Consumer Horticulture Educator Brent Crain emphasized that the home lawn and garden soil tests are for mineral soils only, and are not meant for raised beds or pots with potting soil and compost — unless mixed with mineral soil. A different kit is available for commercial soil and wildlife food plots.

The right soil should be tilled, whether by machine or with tools by hand, so that the dirt is loose enough to allow for germination and the permeation of air, moisture, and roots.

Seeds or young plants should be planted when soil temperatures reach the mid-50s, which is usually when air temp is consistently in the 60s, said Bissell. On the odd night when frost is expected, the Doyens said to cover outdoor plants — making sure the cover does not touch the plants — and to remove it promptly in the morning.

Watering, when necessary, should also be done in the morning so that there is time to dry throughout the day.

Different plants of course have different requirements, but Theresa warned that it’s just as easy to over-water as under-water, and that symptoms can even appear similar. Wilted-looking or yellow leaves may be seen on an over-watered plant.

An easy test is to feel the soil.

“Poke your finger in there, down to the bottom,” suggested Theresa. “Many times it’ll look dry at the top.”

When beginning a garden, the Doyens said to make sure to leave enough space for plants to grow. If the aim is to have bushes or perennials that will get larger from one year to the next, they suggested planting annuals in the emptier gaps until the others reach full size and occupy the area.

When it comes to maintenance, many may choose to fertilize. Composting is effective, sustainable and easier than people think, said Theresa, and may be done even in a small yard.

Dan said that liquid fertilizers — which also should be administered in the morning — are easy to apply, provide rapid results and are hard to overdo. He said that granular fertilizers, if used in excess, can burn plants, but they are the more economical option and generally are slow-release and longer-lasting.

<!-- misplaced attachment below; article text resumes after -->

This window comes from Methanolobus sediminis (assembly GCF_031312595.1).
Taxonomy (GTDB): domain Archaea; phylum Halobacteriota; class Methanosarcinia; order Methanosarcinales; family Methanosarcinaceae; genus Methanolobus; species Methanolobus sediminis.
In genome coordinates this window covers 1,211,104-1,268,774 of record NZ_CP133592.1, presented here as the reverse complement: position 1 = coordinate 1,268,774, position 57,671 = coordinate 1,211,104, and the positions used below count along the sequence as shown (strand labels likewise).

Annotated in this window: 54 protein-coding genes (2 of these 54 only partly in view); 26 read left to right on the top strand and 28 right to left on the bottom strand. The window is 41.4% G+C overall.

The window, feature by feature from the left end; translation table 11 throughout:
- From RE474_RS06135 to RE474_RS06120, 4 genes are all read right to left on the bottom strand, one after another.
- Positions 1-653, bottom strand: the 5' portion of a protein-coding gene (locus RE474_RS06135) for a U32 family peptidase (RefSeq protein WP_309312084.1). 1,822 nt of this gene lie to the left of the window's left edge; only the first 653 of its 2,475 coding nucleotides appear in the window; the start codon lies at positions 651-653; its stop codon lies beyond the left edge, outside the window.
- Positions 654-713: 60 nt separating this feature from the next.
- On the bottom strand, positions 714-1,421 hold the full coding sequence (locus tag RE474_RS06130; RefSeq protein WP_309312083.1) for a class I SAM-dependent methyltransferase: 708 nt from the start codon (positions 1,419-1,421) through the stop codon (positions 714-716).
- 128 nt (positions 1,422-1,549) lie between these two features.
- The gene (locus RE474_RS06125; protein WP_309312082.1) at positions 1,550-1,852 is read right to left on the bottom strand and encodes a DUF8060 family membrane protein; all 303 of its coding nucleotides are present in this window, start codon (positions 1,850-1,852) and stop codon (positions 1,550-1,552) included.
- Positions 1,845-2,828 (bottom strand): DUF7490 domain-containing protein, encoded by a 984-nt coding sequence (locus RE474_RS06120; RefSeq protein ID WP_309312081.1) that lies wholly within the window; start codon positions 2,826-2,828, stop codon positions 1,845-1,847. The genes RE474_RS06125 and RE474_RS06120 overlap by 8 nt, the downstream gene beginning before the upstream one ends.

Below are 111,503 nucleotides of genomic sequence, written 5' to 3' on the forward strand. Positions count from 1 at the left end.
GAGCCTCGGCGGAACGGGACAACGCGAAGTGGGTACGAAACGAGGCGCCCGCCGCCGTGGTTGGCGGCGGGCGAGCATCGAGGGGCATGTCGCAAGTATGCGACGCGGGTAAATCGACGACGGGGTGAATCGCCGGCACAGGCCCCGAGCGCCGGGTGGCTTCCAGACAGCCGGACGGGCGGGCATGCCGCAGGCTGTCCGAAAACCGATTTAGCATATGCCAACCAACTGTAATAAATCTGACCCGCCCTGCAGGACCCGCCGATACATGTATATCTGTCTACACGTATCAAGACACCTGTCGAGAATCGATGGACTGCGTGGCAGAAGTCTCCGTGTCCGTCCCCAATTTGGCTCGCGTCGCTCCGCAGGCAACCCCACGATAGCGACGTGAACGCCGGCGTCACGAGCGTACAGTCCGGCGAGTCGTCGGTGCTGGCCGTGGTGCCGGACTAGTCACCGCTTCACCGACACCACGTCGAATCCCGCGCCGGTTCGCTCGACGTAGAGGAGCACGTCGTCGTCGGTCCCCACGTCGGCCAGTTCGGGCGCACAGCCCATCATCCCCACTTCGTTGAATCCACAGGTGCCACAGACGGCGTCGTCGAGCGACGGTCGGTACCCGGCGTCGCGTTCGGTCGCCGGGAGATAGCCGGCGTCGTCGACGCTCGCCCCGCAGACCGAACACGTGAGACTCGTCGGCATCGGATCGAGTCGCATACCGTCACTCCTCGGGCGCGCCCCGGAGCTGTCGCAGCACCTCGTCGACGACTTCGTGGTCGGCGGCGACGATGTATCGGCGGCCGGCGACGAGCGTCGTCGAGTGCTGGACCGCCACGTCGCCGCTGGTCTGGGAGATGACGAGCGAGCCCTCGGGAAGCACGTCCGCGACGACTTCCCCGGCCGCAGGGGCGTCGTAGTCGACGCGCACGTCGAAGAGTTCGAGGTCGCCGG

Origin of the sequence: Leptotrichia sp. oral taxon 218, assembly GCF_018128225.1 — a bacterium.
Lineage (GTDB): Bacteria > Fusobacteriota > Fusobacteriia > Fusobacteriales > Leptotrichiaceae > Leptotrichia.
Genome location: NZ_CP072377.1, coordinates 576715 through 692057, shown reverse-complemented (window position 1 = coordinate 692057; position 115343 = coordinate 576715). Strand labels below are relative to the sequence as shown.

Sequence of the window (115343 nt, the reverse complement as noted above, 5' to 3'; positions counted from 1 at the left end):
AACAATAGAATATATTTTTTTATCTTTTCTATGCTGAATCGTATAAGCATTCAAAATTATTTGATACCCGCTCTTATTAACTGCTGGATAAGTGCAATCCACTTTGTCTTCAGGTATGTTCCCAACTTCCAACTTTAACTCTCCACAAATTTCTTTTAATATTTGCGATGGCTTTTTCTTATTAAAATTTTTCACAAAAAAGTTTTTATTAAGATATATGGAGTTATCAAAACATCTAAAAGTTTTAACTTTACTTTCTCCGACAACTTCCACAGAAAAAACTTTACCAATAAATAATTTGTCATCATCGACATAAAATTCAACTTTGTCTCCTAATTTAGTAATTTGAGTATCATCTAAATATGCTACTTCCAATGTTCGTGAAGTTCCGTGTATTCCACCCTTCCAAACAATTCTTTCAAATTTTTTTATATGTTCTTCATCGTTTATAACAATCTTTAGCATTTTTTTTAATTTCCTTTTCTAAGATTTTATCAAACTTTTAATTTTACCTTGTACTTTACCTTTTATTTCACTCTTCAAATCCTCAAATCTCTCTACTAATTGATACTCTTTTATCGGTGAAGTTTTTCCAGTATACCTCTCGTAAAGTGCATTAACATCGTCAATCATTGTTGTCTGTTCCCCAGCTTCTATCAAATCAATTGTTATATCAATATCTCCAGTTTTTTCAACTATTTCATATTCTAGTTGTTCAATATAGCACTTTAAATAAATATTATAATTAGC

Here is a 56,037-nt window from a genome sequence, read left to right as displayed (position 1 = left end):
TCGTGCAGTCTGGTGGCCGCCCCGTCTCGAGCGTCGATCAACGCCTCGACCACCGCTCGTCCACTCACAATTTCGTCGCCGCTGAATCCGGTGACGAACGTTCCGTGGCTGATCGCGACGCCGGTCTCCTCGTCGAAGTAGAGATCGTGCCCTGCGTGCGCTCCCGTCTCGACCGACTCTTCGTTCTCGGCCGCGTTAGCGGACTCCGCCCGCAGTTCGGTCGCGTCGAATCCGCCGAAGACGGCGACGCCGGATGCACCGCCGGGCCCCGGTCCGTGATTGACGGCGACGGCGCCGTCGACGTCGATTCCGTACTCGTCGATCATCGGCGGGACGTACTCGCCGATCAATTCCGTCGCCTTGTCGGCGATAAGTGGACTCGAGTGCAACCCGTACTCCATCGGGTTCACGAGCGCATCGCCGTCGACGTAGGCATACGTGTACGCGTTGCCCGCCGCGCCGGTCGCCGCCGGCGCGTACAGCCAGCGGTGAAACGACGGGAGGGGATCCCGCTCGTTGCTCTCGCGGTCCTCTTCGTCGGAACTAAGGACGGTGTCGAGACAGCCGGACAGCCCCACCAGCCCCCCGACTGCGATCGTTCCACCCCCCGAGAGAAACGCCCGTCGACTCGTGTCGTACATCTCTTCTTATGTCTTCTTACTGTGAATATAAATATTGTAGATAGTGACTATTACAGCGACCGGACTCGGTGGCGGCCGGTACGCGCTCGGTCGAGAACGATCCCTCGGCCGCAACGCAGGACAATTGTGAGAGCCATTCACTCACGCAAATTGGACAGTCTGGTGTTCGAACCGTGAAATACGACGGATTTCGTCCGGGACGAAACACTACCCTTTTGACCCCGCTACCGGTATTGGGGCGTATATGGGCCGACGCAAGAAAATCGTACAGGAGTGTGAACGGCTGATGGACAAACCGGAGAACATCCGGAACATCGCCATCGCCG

Pests are a major concern for gardeners, and prevention is always best.

In lieu of actual fences, there are plants and products meant to deter mammals from bothering gardens. Dan and Theresa recommended Green Screen, a Michigan-made product sold at Seven Acre which they use because they’ve found it to be effective and safe around pets. It’s a satchel containing organic compounds that may be hung near a garden or sprinkled upon it.

Nasturtium, which Theresa called “pretty and useful,” is a brightly-colored, relatively easy-to-grow flower that is known to deter some bugs from eating other plants.

“Bugs can happen literally overnight… so you always want to be on the lookout,” said Dan, adding that a way to prevent them is to clean up a garden by removing debris and dead leaves in the fall.

During the growing season, nuisance bugs can hide on the underside of a plant’s leaves in the daytime.

Some insects, however, are beneficial, so it’s important to know what’s crawling on a plant. Products like sticky traps exist to aid in identification, and then treatments may be applied for the specific problem. Some pesticides are unsafe for certain plants and especially those for consumption, so instructions should be read carefully, and questions should be posed to professionals and experts.

The MSU Extension provides resources to help, including Master Gardener diagnostic responders. The Lawn and Garden Hotline at 888-678-3464 is answered by staff and volunteers between 9 a.m. and noon on Mondays, Wednesdays and Fridays.


Today's breaking news and more in your inbox

I'm interested in (please check all that apply)
Are you a paying subscriber to the newspaper? *

Starting at $2.99/week.

Subscribe Today